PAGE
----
Cornerstone New Band Interview: The Sacred Eternal

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One21music, in our quest to find the best up and coming Christian musicians, is featuring the bands from the Cornerstone 2011 New Band Showcase. The Cornerstone New Band Showcase has launched many huge careers for Christian musicians including P.O.D., Sixpence None The Richer and Over The Rhine. The Cornerstone 2011 New Band Showcase features sixteen bands who will be performing on the Cornerstone Main Stage from Thursday, June 30th through Sunday, July 3rd. In the two weeks leading up to Cornerstone 2011, One21music will be featuring interviews with 11 of the showcase bands and a 10 song free music sampler, which will be available, exclusively on on Wednesday, June 22.

We continue the Cornerstone 2011 New Band Showcase interview series with The Sacred Eternal. The Stribling brothers, joined by Brian Bolton play metal that is unrelenting musically and lyrically.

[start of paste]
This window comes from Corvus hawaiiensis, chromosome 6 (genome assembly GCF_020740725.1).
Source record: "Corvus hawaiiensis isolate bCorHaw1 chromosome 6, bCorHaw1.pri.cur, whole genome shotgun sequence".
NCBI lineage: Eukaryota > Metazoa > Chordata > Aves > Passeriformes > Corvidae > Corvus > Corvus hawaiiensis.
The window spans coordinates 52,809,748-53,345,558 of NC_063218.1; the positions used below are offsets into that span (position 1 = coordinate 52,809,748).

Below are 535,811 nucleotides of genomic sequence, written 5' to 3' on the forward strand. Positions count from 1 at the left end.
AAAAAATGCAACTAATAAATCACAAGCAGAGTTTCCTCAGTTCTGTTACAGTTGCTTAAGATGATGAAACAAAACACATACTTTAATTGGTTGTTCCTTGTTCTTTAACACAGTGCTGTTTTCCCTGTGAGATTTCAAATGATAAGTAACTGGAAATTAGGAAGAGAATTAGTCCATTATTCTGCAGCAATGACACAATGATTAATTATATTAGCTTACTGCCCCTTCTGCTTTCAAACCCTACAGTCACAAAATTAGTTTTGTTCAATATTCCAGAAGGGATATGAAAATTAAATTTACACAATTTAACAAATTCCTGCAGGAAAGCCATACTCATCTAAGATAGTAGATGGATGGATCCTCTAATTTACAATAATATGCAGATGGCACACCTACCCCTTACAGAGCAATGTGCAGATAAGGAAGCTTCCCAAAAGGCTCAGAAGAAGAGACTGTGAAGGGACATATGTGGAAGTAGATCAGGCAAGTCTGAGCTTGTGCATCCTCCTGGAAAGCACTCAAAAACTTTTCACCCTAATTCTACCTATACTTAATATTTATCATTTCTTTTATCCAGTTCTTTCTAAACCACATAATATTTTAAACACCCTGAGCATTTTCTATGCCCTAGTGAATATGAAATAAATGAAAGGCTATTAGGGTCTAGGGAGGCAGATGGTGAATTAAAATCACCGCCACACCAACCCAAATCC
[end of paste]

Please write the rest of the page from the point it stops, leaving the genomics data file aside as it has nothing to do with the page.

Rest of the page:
The Sacred Eternal

The Sacred Eternal are about passion, honesty and the creation of a sound that both moves the body and stirs the soul. Started in 2007 by brothers Dan, Darrell & Devon Stribling, The Sacred Eternal have been honing their craft for years with recordings such as Demo-Liton in 2008. In 2010, Brian Bolton was brought on as bassist, and has brought a huge amount of energy and drive to the band. In the midst of a deep and rooted passion for heavy music, as well as relying on a steadfast faith in Jesus Christ for guidance, The Sacred Eternal focuses on combining the greatest elements of the hardest metal with the intense emotion of beautiful melody to create a sound that is uniquely their own.  The Sacred Eternal released a single “The Reckoning” and an EP Three Days in 2010. But in 2011, The Sacred Eternal‘s unique sound was finally encapsulated in their debut CD release, Dead To Sin. Ferocious vocals and bone-crushing riffs along with a precision double-bass attack are guaranteed to move a pit or a lone listener. The soulful melodies, expertly intertwined within the songs, reach into the very heart of the listener while the lyrics both provoke and inspire. Each lyric, derived from the band’s own experience, explores the struggles and victories we all experience in forgiveness of ourselves and others, redemption of the soul and the convictions we so firmly uphold.